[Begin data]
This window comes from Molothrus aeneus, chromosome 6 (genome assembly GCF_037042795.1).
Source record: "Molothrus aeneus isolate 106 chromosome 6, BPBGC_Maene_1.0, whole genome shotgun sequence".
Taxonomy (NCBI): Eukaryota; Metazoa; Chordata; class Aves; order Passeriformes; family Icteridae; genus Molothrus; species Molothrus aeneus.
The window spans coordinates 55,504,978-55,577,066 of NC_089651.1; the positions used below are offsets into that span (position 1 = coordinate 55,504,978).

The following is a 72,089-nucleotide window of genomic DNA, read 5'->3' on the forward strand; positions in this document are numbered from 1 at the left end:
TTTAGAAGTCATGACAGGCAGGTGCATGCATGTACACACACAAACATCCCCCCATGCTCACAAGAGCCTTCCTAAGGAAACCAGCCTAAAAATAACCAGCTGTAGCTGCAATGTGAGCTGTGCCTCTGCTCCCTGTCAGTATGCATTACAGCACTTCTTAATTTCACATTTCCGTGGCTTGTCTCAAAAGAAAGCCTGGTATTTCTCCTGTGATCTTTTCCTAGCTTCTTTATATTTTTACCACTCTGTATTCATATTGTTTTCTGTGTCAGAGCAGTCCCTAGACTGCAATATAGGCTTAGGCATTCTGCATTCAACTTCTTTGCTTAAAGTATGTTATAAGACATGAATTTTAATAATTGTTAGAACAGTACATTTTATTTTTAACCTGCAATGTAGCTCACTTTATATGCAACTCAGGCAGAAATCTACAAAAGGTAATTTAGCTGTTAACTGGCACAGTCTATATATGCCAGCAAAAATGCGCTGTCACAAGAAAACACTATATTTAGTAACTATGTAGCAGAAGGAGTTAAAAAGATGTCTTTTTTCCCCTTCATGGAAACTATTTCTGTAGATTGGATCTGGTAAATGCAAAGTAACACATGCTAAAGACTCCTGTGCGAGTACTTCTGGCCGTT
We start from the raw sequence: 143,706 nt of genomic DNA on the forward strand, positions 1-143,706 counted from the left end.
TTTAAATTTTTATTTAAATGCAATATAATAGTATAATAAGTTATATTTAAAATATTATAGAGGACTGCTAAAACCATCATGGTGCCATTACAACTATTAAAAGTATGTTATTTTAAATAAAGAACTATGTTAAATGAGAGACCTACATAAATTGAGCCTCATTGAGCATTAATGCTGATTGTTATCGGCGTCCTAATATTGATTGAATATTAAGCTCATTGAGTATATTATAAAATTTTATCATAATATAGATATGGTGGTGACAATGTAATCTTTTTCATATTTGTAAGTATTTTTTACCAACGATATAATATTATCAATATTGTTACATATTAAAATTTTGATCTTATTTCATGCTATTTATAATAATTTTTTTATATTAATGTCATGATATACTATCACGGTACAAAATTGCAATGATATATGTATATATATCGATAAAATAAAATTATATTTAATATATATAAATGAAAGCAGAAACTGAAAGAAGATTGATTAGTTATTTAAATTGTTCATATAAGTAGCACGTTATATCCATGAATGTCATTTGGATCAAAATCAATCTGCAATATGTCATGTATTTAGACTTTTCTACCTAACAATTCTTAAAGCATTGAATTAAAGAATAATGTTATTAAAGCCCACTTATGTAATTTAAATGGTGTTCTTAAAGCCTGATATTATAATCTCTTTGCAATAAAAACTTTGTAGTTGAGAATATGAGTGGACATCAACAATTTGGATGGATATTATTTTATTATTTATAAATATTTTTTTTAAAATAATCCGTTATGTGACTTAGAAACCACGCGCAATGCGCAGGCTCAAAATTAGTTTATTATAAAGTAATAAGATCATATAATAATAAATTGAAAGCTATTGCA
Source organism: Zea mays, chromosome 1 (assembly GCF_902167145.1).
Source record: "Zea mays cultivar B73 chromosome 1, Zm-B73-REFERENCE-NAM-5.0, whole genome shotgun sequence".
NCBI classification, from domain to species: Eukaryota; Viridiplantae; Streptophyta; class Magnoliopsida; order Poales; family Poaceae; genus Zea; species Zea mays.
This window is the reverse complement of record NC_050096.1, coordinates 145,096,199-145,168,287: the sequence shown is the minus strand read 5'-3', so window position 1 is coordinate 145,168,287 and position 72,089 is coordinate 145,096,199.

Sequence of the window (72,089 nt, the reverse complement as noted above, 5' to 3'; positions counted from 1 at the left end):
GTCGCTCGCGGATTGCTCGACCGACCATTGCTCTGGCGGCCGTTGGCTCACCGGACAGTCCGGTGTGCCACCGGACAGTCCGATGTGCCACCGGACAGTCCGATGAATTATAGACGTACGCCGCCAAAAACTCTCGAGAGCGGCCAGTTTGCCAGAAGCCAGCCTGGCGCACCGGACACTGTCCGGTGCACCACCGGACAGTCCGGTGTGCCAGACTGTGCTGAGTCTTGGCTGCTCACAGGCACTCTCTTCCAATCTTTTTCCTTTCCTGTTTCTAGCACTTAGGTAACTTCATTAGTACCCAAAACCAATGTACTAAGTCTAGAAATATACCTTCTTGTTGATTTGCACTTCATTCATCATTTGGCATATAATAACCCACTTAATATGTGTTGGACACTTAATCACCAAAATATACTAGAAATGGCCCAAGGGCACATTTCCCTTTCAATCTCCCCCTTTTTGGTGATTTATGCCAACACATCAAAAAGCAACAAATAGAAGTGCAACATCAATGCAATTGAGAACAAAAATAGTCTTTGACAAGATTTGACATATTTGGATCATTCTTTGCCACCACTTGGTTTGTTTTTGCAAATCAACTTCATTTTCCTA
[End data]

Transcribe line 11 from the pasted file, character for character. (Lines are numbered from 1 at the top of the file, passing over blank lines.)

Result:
NCBI classification, from domain to species: Eukaryota; Viridiplantae; Streptophyta; class Magnoliopsida; order Poales; family Poaceae; genus Zea; species Zea mays.